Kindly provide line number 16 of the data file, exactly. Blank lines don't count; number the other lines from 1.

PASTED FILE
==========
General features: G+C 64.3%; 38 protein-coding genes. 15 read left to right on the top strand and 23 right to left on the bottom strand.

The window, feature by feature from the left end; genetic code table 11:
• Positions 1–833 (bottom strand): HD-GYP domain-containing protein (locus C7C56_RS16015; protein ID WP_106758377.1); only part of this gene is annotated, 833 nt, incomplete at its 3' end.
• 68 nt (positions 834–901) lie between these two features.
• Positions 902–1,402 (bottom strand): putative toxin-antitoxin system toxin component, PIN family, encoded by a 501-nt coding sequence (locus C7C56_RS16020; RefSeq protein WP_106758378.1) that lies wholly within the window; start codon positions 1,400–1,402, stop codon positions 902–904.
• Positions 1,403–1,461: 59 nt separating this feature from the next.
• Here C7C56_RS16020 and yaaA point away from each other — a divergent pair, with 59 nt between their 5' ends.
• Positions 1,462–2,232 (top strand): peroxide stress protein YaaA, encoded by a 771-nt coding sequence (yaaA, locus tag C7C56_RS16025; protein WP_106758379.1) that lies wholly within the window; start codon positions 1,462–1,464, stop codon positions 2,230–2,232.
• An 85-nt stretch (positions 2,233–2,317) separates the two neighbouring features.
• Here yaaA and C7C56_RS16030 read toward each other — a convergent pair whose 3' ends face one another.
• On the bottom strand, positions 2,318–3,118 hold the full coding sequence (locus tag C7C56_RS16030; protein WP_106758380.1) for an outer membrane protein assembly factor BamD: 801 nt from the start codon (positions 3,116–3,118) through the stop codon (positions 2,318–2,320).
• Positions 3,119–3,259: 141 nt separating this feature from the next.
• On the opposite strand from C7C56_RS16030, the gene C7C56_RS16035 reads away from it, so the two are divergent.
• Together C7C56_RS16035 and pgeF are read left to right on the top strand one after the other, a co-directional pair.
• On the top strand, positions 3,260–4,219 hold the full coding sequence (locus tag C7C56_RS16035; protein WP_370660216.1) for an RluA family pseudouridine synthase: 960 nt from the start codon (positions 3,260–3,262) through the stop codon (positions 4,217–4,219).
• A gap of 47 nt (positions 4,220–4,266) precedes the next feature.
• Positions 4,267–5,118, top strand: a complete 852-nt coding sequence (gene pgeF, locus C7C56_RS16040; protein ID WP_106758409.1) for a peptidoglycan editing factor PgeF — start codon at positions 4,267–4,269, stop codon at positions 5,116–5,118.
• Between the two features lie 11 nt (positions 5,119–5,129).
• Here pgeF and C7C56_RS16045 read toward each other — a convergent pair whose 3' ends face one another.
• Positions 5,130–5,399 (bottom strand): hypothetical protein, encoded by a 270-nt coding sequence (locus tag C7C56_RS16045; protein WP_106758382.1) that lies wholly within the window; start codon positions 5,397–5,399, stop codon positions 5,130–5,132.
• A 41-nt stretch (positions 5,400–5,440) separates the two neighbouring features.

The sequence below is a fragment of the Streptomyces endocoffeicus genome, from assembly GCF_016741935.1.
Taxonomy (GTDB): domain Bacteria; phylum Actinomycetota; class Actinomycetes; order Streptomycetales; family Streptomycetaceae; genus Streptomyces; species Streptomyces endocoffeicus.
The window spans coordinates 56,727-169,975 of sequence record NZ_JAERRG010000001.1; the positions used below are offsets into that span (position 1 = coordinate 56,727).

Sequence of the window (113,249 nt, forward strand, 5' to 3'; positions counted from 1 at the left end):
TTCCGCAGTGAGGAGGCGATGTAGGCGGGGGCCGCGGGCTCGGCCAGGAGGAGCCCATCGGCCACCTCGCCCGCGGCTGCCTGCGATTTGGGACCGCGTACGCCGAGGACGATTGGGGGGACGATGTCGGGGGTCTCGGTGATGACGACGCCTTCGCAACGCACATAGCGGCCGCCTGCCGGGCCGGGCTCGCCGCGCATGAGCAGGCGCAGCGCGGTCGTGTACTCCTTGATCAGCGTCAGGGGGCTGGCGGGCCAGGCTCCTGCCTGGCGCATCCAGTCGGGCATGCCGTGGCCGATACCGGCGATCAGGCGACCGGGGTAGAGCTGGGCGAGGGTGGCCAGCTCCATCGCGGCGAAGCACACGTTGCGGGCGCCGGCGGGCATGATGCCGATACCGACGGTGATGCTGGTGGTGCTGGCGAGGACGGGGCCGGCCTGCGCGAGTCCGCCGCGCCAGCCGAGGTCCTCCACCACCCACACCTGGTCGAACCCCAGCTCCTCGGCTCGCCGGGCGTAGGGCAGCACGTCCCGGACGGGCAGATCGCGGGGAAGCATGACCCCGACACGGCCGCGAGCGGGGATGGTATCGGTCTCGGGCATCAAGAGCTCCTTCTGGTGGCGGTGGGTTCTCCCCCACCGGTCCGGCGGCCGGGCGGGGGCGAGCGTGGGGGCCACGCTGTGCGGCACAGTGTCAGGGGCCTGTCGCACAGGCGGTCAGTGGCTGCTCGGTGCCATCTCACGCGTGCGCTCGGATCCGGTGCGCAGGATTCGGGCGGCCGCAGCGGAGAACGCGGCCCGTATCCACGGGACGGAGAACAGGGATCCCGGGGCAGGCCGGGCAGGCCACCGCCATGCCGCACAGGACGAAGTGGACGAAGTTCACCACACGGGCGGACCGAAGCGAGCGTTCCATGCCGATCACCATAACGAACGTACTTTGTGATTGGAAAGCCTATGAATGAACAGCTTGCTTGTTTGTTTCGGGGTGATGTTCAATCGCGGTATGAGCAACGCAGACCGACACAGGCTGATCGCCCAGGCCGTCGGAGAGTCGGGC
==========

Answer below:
• A gap of 47 nt (positions 4,220–4,266) precedes the next feature.